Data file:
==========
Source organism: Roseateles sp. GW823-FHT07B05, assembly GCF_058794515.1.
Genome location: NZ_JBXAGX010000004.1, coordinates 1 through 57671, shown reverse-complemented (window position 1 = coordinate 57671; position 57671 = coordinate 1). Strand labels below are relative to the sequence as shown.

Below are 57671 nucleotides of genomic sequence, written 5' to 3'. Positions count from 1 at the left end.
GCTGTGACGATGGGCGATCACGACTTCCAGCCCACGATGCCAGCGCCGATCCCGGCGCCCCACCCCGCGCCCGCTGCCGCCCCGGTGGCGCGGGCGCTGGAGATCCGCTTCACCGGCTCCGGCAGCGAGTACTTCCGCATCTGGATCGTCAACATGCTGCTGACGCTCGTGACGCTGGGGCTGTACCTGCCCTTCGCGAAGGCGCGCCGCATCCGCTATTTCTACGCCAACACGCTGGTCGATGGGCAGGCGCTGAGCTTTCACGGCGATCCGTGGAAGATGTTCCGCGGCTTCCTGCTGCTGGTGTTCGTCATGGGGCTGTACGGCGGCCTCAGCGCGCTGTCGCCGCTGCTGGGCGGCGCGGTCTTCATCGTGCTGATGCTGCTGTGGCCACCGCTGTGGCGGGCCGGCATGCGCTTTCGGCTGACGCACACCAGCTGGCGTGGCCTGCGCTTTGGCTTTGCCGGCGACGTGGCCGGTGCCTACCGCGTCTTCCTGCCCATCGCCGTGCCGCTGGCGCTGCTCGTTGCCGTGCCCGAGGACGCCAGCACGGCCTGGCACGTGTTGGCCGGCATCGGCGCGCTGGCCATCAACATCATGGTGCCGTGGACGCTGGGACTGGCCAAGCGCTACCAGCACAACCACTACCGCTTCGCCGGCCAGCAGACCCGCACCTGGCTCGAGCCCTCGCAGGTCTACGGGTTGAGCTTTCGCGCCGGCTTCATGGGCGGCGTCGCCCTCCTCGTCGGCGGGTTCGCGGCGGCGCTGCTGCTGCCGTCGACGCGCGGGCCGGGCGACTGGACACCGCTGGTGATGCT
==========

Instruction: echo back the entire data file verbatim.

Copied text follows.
Source organism: Roseateles sp. GW823-FHT07B05, assembly GCF_058794515.1.
Genome location: NZ_JBXAGX010000004.1, coordinates 1 through 57671, shown reverse-complemented (window position 1 = coordinate 57671; position 57671 = coordinate 1). Strand labels below are relative to the sequence as shown.

Below are 57671 nucleotides of genomic sequence, written 5' to 3'. Positions count from 1 at the left end.
GCTGTGACGATGGGCGATCACGACTTCCAGCCCACGATGCCAGCGCCGATCCCGGCGCCCCACCCCGCGCCCGCTGCCGCCCCGGTGGCGCGGGCGCTGGAGATCCGCTTCACCGGCTCCGGCAGCGAGTACTTCCGCATCTGGATCGTCAACATGCTGCTGACGCTCGTGACGCTGGGGCTGTACCTGCCCTTCGCGAAGGCGCGCCGCATCCGCTATTTCTACGCCAACACGCTGGTCGATGGGCAGGCGCTGAGCTTTCACGGCGATCCGTGGAAGATGTTCCGCGGCTTCCTGCTGCTGGTGTTCGTCATGGGGCTGTACGGCGGCCTCAGCGCGCTGTCGCCGCTGCTGGGCGGCGCGGTCTTCATCGTGCTGATGCTGCTGTGGCCACCGCTGTGGCGGGCCGGCATGCGCTTTCGGCTGACGCACACCAGCTGGCGTGGCCTGCGCTTTGGCTTTGCCGGCGACGTGGCCGGTGCCTACCGCGTCTTCCTGCCCATCGCCGTGCCGCTGGCGCTGCTCGTTGCCGTGCCCGAGGACGCCAGCACGGCCTGGCACGTGTTGGCCGGCATCGGCGCGCTGGCCATCAACATCATGGTGCCGTGGACGCTGGGACTGGCCAAGCGCTACCAGCACAACCACTACCGCTTCGCCGGCCAGCAGACCCGCACCTGGCTCGAGCCCTCGCAGGTCTACGGGTTGAGCTTTCGCGCCGGCTTCATGGGCGGCGTCGCCCTCCTCGTCGGCGGGTTCGCGGCGGCGCTGCTGCTGCCGTCGACGCGCGGGCCGGGCGACTGGACACCGCTGGTGATGCT